Placenta: during pregnancy, a temporary organ joining the mother and fetus. The placenta transfers oxygen and nutrients from the mother to the fetus, and permits the release of carbon dioxide and waste products from the fetus. The placenta is expelled during the birth process with the fetal membranes.
Placenta previa: the implantation of the placenta over or near the top of the cervix.
Preconception: before a woman gets pregnant.
Pre-eclampsia: also known as Toxemia, it is a condition that can occur in a woman in the second half of her pregnancy that can cause serious problems for both her and the baby. It causes high blood pressure, protein in the urine, blood changes and other problems.
Pregnancy test: a urine or blood test given to a woman to determine whether or not she is pregnant.
Premature rupture of membranes (PROM): a condition which occurs in pregnancy when the amniotic sac ruptures before the onset of labor.
Preterm labor: labor that occurs before 37 completed weeks of pregnancy.
Primigravida: a woman who is pregnant for the first time or has been pregnant one time.
Progesterone: a female hormone produced by the ovaries. Progesterone, along with estrogen, prepares the uterus (womb) for a possible pregnancy each month and supports the fertilized egg is conception occurs. Progesterone also helps prepare the breasts for milk production and breastfeeding.
Prolapsed cord: it is when the umbilical cord presents itself outside of the uterus while the fetus is still inside. Cord prolapse is an obstetric emergency during pregnancy or labor that endangers the life of the baby.
Quickening: the initial motion of the fetus in the womb as it is perceived or felt by a pregnant woman. The first natural sensation of quickening may feel like a light tapping, or the fluttering of a butterfly. These sensations eventually become stronger and more regular as the pregnancy progresses. Sometimes, the first movements are misattributed to gas or hunger pangs.
Small for gestational age (SGA): a baby whose birth weight lies below the 10th percentile for that gestational age.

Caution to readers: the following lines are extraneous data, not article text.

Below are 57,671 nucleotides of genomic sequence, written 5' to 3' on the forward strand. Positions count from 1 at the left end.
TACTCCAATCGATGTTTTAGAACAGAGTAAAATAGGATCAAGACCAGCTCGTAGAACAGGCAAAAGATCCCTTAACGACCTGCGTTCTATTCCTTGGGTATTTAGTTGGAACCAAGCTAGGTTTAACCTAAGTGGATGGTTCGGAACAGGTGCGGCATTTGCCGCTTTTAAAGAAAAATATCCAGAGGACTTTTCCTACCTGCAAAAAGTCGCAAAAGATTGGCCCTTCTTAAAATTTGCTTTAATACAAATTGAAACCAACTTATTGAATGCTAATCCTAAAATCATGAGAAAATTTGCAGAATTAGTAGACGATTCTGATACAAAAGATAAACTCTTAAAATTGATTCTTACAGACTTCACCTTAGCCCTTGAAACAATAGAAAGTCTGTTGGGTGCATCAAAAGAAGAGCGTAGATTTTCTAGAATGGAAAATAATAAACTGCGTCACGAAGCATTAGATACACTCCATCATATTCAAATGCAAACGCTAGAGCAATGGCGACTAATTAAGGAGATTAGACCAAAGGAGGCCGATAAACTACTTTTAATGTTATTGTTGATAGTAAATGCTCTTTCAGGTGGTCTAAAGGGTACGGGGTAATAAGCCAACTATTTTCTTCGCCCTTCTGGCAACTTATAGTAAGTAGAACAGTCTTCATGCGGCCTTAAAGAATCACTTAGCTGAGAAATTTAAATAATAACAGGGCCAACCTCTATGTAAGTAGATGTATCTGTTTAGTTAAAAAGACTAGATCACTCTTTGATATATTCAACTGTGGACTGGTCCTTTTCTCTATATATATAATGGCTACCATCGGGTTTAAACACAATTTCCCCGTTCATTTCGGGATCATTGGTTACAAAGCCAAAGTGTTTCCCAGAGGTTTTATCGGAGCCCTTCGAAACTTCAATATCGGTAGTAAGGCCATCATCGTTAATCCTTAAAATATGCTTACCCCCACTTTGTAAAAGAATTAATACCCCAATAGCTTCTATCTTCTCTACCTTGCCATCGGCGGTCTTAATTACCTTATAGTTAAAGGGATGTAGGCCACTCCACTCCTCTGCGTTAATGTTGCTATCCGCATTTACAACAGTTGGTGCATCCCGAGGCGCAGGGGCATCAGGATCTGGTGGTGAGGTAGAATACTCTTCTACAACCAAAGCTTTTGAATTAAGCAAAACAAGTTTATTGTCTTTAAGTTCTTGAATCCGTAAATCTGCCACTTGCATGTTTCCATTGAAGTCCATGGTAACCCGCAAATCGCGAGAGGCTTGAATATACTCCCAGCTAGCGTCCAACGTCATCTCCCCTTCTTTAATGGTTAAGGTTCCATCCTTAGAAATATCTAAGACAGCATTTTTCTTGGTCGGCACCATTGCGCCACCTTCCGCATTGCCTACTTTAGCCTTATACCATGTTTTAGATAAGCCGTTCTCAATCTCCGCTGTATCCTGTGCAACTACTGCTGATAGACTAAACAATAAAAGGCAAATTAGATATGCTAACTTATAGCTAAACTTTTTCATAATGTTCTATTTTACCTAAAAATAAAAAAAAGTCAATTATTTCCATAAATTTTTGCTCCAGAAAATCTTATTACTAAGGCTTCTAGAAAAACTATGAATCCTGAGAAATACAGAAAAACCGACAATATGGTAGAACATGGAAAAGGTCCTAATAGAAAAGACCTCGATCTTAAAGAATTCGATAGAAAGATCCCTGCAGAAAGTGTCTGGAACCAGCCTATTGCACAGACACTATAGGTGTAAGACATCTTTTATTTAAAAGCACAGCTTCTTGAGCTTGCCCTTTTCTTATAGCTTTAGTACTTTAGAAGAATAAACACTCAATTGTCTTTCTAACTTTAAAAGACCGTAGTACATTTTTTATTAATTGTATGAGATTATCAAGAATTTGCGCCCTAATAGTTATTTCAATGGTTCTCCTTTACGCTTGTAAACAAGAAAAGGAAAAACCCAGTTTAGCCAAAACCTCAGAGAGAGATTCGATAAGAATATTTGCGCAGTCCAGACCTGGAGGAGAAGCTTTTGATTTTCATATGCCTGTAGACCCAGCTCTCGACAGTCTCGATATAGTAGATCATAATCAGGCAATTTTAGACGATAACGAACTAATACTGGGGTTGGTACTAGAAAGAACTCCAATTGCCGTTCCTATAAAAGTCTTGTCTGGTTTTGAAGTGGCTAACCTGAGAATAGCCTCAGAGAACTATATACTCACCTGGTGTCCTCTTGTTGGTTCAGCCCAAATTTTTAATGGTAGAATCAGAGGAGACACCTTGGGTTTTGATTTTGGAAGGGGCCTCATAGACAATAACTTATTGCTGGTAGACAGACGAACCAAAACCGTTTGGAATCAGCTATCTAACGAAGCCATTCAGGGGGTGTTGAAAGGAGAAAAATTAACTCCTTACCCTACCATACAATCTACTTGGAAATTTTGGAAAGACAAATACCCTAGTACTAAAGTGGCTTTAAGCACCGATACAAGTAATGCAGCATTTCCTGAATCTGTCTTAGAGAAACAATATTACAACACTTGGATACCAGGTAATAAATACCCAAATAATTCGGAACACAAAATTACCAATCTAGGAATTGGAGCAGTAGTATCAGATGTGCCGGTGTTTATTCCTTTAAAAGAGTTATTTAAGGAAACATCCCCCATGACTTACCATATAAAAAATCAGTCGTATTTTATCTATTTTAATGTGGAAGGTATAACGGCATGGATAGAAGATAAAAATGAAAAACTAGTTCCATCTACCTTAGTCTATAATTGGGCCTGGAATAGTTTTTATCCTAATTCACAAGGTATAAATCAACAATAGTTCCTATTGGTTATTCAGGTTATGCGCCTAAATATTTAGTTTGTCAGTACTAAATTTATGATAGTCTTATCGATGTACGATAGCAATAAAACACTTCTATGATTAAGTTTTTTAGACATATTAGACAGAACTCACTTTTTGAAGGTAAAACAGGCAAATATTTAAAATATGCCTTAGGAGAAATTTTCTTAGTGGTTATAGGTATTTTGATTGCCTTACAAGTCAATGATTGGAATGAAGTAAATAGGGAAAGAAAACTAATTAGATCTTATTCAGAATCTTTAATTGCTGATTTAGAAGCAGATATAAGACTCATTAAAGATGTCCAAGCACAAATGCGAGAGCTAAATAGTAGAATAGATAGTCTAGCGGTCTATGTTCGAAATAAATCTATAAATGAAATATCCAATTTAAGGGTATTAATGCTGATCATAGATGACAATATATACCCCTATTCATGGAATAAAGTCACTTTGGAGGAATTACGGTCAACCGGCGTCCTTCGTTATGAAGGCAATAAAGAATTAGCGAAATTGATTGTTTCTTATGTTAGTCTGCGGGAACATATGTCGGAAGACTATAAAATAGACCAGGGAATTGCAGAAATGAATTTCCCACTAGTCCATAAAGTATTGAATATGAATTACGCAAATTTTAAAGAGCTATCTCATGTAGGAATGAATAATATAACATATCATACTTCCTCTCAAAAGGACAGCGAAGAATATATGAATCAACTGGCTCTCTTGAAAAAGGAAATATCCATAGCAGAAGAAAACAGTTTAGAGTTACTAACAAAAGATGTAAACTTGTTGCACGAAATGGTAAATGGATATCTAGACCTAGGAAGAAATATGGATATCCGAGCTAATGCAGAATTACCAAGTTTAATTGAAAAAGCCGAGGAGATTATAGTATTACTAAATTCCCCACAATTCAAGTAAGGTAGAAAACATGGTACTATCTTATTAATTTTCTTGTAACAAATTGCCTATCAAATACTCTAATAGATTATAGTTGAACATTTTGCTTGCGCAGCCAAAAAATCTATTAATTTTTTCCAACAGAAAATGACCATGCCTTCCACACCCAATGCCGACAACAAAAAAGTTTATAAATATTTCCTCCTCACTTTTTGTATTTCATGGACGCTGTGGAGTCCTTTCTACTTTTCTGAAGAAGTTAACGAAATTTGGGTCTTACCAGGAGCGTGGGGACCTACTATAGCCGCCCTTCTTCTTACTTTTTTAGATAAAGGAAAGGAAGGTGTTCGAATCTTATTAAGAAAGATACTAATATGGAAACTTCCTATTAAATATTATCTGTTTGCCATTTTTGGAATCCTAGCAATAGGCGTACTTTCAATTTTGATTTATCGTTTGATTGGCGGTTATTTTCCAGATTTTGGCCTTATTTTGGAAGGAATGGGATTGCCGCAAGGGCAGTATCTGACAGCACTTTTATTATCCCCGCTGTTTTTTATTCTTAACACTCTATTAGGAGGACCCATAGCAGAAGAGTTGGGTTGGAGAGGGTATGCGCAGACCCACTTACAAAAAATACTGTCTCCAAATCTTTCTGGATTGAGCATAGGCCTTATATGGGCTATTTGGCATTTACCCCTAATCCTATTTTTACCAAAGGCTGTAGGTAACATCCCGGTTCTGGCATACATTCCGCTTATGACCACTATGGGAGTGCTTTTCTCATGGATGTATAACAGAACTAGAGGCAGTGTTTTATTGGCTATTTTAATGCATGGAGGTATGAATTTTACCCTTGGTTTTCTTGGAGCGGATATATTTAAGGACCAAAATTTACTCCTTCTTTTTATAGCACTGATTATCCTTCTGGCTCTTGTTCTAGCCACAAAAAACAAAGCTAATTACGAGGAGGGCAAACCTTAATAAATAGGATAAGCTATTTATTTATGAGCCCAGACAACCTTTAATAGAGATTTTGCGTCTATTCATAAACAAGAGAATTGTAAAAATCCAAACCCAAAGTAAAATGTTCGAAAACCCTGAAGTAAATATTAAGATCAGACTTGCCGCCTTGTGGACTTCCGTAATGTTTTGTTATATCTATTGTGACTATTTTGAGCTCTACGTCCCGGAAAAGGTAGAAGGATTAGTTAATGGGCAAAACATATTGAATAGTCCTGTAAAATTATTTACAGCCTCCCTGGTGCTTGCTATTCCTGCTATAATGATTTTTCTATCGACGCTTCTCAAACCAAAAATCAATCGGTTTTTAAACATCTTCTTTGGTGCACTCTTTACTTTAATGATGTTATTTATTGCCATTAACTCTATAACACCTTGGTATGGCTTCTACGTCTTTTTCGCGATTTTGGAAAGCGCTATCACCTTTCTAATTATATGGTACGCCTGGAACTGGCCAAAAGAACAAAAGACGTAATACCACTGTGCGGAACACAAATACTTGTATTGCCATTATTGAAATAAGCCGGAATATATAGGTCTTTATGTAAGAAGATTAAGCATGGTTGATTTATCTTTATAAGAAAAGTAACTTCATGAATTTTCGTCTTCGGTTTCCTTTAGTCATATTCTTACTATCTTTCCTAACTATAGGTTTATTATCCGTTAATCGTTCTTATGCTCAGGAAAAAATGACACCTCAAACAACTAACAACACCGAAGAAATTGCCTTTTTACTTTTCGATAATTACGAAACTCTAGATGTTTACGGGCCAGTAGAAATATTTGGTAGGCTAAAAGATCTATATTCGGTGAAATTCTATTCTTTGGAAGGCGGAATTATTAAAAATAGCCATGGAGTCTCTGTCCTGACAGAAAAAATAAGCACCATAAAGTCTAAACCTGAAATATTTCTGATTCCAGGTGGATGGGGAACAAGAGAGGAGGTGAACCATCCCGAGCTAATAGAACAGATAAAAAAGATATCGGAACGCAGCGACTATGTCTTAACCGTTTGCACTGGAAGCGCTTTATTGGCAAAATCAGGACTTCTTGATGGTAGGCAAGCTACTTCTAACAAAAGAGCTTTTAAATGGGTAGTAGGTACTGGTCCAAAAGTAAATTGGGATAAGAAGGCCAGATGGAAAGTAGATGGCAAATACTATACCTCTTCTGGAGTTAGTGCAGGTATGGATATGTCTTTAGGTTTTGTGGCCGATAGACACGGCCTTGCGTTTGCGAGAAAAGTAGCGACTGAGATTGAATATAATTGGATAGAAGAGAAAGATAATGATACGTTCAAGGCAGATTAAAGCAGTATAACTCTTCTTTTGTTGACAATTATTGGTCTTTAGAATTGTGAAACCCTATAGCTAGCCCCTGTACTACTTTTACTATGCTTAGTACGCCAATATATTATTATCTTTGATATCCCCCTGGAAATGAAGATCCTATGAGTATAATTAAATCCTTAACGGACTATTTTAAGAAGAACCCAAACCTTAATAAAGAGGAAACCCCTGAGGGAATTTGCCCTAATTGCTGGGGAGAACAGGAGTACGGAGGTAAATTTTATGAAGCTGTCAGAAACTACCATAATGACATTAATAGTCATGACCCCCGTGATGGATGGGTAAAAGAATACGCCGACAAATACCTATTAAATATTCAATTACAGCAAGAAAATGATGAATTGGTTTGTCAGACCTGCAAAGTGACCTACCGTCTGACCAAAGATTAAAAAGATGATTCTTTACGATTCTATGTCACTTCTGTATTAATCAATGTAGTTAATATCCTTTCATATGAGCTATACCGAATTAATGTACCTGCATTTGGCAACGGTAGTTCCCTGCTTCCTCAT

Sperm: Cell found in semen that can get a woman pregnant.
Spina bifida: a birth defect in which there is a failure of a fetal spine to close the right way when it is developing before birth. It occurs very early in pregnancy, roughly 3-4 weeks after conception, before most women know that they are pregnant. Most women who bear a child with Spina bifida have no family history of it.
Spontaneous abortion: an unplanned loss of a pregnancy. Also called a miscarriage.
Stillbirth: when a fetus dies during birth, or when the fetus dies during the late stages of pregnancy when it would have been otherwise expected to survive.
Stretch marks: red, pink, or purple streaks in the skin. Most often they appear on the thighs, buttocks, abdomen, and breasts. These scars are caused by the stretching of the skin, and usually appear in the second half of pregnancy.
Sudden infant death syndrome (SIDS): the diagnosis given for the sudden death of an infant under one year of age that remains unexplained after a complete investigation. Because most cases of SIDS occur when a baby is sleeping in a crib, SIDS is also commonly known as crib death. Most SIDS deaths occur when a baby is between 1 and 4 months of age.
Syphilis: a sexually transmitted disease which may or may not have symptoms. Symptoms in the first stages can include painless sores on the genitals, anus, or mouth and enlarged lymph nodes in the area around the sore. Syphilis can be cured with antibiotics. If left untreated, syphilis can cause permanent physical damage and even death.